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A tale of two rivers for the Loddon

Man on the banks of a river in the morning holding up a Murray cod he has just caught
2 Mar 2023

For the health of Victoria’s second longest river, the story of last year’s floods is a tale of two parts. 

The mid Loddon River from Laanecoorie to Loddon Weir is benefiting from the increased flows, which increase productivity of the river and food for fish and waterbirds.

The lower Loddon is a different story.
North Central Catchment Management Authority (CMA) Project Officer Will Honybun said both outcomes were no surprise.

“When we experience flooding on the scale of 2022, we often see parts of the river benefit and other parts become stressed,” he said.

“The mid-Loddon River is still mostly confined to the channel, which means any poor-quality water has drained away quickly, allowing nutrients and organic matter washed into the main river stem to stimulate the food web.

“The sections of the river that span out over the landscape pick up a lot of extra nutrients, which are slow to move away. This poses a threat to water quality and native fish and fauna.

“All the indicators are showing fish populations in the lower section of the Loddon are in recovery mode, while in the upper Loddon River fish numbers have been bolstered. That’s also the message we’re getting from Central Victorian anglers.”

Bendigo’s Kevin Ferguson is an avid Loddon angler and administrator of the Fishing Central Victoria Facebook group.

He has fished the Loddon for years and has noticed a big change in the past 12 months while fishing the river from Laanecoorie to Serpentine.

“Everyone knows fishing can be a struggle at times, but the recent trend in the Loddon River seems to have changed,” he said.

“I fish a fair stretch of the Loddon targeting mainly Murray cod and golden perch, anywhere between Laanecoorie Weir all the way through Serpentine to the Loddon Weir, including some prime spots between Newbridge and Bridgewater.

“I do a fair amount of walking the banks and kayaking and fishing feels to be better than ever.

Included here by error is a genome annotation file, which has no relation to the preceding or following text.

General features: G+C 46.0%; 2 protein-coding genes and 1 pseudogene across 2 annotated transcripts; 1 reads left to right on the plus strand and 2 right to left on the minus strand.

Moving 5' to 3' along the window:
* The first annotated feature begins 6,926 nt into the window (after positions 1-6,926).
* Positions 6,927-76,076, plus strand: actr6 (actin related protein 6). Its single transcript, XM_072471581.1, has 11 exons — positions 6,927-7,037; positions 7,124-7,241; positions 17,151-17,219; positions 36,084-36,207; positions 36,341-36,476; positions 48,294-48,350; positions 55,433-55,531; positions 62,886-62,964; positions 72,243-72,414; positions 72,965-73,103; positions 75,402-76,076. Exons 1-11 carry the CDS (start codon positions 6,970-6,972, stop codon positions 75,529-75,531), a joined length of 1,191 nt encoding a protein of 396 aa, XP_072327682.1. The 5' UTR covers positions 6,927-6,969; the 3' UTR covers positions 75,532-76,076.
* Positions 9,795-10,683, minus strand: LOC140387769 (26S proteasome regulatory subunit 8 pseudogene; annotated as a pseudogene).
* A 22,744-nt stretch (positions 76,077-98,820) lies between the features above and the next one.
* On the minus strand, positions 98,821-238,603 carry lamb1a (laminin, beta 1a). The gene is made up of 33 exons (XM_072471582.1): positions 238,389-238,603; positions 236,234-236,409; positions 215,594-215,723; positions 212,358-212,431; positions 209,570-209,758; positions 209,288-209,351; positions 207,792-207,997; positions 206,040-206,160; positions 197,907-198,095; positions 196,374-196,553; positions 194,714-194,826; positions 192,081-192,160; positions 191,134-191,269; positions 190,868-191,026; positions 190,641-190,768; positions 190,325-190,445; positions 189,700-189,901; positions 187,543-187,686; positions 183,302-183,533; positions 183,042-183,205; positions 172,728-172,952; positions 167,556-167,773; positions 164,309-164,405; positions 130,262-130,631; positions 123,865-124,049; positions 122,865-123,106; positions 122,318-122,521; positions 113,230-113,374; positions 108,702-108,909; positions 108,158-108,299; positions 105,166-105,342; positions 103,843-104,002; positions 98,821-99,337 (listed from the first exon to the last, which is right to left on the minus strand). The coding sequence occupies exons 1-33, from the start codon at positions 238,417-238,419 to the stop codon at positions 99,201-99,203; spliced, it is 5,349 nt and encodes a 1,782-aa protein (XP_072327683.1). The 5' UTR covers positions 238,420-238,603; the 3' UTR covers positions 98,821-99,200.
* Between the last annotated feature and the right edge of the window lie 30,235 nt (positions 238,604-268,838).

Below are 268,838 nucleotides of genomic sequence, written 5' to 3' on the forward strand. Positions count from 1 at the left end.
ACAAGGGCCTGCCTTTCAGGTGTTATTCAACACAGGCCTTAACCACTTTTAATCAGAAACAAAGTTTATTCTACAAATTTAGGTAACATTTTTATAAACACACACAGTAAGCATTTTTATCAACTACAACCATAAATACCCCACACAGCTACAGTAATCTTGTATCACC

“I've been surprised how well the river above Loddon Weir has recovered from the floods. It is looking really healthy in those stretches. 

“The water is clearing up well, you can see the vegetation is thriving again, and there’s plenty of healthy water for the native animals. 

“Many of the members of our Facebook page fish the Loddon River and we’re noticing a lot more success in numbers of native fish.”

Mr Honybun said it’s important the good conditions in the mid-Loddon are maintained. 

“We’re fortunate to be able to deliver water for the environment freshening flows during summer to maintain water quality and keep the ecosystem working well,” he said.

“In the lower sections, those flows over late summer and early autumn are all about recovery. We’ll deliver flows that inundate fish habitat and trigger native fish to move back into the better reaches to kickstart their recovery.

“These flows also give native fish an advantage over carp so in the long term we see the balance sway back the way we want it.

“And in the longer term, water for the environment can help keep the river healthy in drier times until the next flood comes along.”

Water for the environment flows are authorised by the Victorian Environmental Water Holder (VEWH) in line with its Seasonal Watering Plan 2022-23.  

Updates of water deliveries will be posted on the North Central CMA’s website here.